<p>No wonder poll after poll shows a steady erosion of confidence in the stimulus. So what kind of second-act stimulus should we look for? Something that might have a real multiplier effect, not a congressional wish list of pet programs. It is critical that the Obama administration not play politics with the issue. The time to get ready for a serious infrastructure program is now. It's a shame Washington didn't get it right the first time.</p>

<p>Mr. Zuckerman is chairman and editor in chief of U.S. News & World Report.</p>

<p>Zuckerman is too optimistic. The true jobless rate is about 17% and this recession (depression?) will not be over in one year; instead, 10 years is closer to target, especially if the US government contiues to follow the Japanese model of throwing fresh money at banks that, in turn, refuse to loan. Buy farm land, grow your food and prepare for the Big Chill.</p>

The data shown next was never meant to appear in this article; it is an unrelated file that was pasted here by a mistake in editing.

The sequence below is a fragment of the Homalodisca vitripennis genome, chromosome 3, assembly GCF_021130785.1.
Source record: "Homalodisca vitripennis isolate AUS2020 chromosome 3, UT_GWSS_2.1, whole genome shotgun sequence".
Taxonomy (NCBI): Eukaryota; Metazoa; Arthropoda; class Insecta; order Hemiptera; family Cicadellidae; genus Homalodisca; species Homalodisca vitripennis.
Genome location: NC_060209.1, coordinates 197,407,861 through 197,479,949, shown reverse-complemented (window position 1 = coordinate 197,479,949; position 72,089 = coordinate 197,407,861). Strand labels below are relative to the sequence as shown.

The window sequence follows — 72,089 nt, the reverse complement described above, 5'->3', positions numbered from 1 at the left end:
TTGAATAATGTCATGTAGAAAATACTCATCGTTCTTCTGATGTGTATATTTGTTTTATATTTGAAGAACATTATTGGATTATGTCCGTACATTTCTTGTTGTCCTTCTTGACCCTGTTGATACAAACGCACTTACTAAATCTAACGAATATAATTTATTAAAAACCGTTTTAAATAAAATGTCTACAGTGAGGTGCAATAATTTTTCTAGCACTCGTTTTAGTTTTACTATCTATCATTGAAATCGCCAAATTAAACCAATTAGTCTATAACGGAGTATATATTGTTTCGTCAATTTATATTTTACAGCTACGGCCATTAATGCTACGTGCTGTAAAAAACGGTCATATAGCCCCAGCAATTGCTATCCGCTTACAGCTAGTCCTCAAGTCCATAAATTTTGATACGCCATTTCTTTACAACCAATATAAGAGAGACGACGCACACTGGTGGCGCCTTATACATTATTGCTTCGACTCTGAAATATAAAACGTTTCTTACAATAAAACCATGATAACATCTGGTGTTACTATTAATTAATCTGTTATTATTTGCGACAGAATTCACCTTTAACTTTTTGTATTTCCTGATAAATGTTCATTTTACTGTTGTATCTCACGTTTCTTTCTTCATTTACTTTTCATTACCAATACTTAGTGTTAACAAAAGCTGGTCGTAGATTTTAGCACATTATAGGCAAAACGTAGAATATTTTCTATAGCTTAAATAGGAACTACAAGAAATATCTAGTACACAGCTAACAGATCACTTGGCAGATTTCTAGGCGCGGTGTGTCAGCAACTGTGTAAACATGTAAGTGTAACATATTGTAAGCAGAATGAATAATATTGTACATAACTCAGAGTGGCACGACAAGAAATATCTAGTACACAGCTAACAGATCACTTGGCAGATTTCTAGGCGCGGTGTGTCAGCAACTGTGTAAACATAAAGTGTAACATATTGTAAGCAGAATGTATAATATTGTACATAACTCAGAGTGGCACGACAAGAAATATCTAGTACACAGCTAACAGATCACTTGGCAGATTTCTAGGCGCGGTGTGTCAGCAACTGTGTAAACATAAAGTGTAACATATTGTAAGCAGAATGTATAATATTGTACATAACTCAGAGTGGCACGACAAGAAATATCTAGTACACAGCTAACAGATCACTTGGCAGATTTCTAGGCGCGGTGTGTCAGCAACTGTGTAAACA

<p>"Buy farm land, grow your food and prepare for the Big Chill. "</p>

<p>You are not literally doing that are you? What is everyone here actually doing to prepare for the "big chill"? Other than being scared by the posts in this thread and everywhere else, I have no idea what to do.</p>

<p>Well, I'm lucky enough to have already some farm land. Right now, I'm growing hay for sale in the local market. I plan, however, to start growing vegetables for personal consumption. Also, I have been buying gold and saving money. Still, I'm spending big bucks for the good of my son by sending him to a top BS. I think that such spending is also a good investment against the Big Chill.</p>